He refused to do it at first but after a brief argument he came to his senses and realized how wrong he was. Perhaps it was that bullet on his kneecap or the words “I’ll eat your daughter alive if you don’t go finish my meal now.” Whatever it was, it worked. And, from what I discovered later, he didn’t have a daughter. I guess he didn’t remember that at the time.

Having a gun pointed to his head sure helped to clear this thoughts. I drove him to the kitchen and told him to stay put. Then, I went to the manager and informed him of the recent events.

“Do you know who I am?”

He was still in shock from what had happened previously. Pale as a corpse, yet still breathing. All the customers had left the scene, but he stood there. Like the captain of a sinking ship. I asked again.

“Do you know who I am?”

He checked the registry book. Even though he knew exactly who I was, it was an habit he found difficult to get rid off.

“You’re Mr. Lyle, table five.”

“Wrong. I’m Mr. Lyle, owner of this restaurant and your new boss. Do you understand what that means?”

“Yes sir, Mr. Lyle.”

“Good. Then tell someone to go to the kitchen and help long Long Su to prepare my meal. And no poisons. I’m allergic to death. Understand?”

“Yes sir, Mr. Lyle.”

“Excellent. Now go.”

He told two waitresses to go to the kitchen. It was in Chinese so I could only suppose that’s what he said. It didn’t matter. All that mattered was that half an hour later I was granted with a delicious stewed lamb with orange. I always liked orange.

Now, two months later, after handling some paperwork and buying the place, I’ve assumed the management of the restaurant. Of course I had to kill a few people in order to accelerate the process but, all things considered, it worked out just fine.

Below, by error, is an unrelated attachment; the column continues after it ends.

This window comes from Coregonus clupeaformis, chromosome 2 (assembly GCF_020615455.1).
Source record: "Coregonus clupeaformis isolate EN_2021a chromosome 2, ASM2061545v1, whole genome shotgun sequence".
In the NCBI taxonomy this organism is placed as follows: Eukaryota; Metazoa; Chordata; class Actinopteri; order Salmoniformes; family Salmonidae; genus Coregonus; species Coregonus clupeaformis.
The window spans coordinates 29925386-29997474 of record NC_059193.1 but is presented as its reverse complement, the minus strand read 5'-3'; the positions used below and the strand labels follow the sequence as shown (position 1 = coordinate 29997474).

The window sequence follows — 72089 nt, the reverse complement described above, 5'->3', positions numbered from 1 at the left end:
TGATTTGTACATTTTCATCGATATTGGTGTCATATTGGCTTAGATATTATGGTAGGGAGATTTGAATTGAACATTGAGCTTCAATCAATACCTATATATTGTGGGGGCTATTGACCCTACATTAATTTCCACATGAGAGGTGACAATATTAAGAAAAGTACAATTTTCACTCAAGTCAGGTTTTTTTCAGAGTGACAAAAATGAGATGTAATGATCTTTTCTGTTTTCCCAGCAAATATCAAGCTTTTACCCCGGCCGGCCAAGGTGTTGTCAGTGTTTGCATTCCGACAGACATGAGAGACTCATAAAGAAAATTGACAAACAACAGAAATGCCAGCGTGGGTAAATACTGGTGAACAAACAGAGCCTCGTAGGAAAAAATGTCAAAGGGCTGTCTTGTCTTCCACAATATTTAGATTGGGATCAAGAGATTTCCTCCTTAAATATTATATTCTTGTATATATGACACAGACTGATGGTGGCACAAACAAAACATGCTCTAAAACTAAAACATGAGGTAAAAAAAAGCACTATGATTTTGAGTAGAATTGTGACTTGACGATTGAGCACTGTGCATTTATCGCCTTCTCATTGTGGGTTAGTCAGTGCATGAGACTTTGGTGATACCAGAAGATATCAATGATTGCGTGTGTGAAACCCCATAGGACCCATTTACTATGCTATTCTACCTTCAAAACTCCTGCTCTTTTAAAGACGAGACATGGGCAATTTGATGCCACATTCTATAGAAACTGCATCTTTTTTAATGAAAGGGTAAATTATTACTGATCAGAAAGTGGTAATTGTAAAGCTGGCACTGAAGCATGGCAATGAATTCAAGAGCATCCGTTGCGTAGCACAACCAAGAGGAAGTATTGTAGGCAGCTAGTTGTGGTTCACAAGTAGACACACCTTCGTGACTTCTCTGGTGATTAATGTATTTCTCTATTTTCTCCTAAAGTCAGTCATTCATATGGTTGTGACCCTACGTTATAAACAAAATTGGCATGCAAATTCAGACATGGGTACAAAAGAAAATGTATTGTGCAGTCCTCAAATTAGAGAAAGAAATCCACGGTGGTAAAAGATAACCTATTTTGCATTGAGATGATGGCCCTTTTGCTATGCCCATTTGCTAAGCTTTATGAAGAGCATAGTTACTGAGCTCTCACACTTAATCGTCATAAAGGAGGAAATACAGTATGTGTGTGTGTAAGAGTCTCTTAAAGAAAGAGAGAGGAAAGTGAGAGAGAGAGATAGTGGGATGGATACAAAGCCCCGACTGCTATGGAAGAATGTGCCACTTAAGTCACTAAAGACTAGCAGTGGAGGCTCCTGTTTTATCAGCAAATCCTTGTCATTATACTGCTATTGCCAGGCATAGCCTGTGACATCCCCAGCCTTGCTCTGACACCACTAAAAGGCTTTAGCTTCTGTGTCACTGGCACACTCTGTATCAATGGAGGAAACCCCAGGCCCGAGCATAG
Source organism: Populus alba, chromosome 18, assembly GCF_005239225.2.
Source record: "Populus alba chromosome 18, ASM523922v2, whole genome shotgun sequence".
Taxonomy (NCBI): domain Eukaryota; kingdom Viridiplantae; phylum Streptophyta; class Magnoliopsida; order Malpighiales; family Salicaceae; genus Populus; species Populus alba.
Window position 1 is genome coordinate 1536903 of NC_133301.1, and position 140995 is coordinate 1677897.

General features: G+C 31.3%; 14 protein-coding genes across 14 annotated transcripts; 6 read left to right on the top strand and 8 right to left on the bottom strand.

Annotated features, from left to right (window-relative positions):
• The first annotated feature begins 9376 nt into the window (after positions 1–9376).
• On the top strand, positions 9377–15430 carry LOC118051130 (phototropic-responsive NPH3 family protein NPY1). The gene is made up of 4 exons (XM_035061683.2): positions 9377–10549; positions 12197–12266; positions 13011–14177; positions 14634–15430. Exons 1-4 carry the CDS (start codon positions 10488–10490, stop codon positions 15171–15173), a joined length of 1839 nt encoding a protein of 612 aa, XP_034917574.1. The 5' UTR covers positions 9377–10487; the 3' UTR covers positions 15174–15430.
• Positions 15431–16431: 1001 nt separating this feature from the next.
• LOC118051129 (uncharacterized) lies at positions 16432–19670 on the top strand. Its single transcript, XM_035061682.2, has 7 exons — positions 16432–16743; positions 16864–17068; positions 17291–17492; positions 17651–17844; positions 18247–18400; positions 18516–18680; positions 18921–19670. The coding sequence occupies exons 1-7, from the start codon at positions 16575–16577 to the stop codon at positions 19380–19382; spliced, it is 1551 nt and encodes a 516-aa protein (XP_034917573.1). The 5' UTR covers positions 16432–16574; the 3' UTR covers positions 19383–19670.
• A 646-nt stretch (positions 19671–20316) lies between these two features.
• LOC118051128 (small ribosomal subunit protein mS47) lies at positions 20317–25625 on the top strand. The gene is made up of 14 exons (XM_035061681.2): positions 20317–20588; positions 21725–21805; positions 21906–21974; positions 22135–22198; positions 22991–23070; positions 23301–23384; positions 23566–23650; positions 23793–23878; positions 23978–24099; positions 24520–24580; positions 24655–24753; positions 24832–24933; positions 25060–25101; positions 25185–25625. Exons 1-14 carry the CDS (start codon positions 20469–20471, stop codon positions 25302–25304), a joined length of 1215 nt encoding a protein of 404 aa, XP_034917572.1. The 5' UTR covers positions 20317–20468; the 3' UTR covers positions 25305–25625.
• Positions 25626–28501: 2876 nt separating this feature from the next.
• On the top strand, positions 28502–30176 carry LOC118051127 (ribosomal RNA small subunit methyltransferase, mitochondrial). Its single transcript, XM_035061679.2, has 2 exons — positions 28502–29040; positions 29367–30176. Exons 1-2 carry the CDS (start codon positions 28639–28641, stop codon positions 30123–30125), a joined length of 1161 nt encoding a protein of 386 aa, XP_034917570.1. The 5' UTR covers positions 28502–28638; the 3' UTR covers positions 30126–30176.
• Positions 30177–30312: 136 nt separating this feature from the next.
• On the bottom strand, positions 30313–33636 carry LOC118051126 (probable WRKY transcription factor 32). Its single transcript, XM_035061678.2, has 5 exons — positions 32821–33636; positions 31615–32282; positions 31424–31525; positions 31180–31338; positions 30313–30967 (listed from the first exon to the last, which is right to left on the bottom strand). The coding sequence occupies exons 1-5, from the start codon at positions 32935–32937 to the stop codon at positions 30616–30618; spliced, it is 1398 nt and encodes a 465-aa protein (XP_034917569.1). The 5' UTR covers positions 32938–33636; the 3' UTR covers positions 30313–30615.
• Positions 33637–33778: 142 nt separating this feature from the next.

I thought of a few attractions to help bring new customers. Two of my former co-workers, namely my sister’s and my father’s (the wrinkled one) were hired two weeks after I took this job; one as a comedian, the other as a blues singer and guitar player. Fridays were comedy nights, Saturdays were called the blue evenings.

Tonight was Friday and the show was about to begin. I had just finished enjoying my meal with the also delicious company of one of my waitresses – her name was Sue, a very good looking American of Chinese ascendance – when I noticed the presence of two ex-workers from The Centre – my sister’s collaborators Sydney and Broots. They didn’t see me. Good It’s better this way.

I enjoyed the show very much. I even laughed a few times (not that I understood the jokes) and applauded at the end. After that, I took a short coffee and a scotch and left with Sue.

“Where are we going?”

“My place. Do you like it?”

“Sounds good.”

It will taste even better, I thought. The meal was good. The dessert promised to be even better.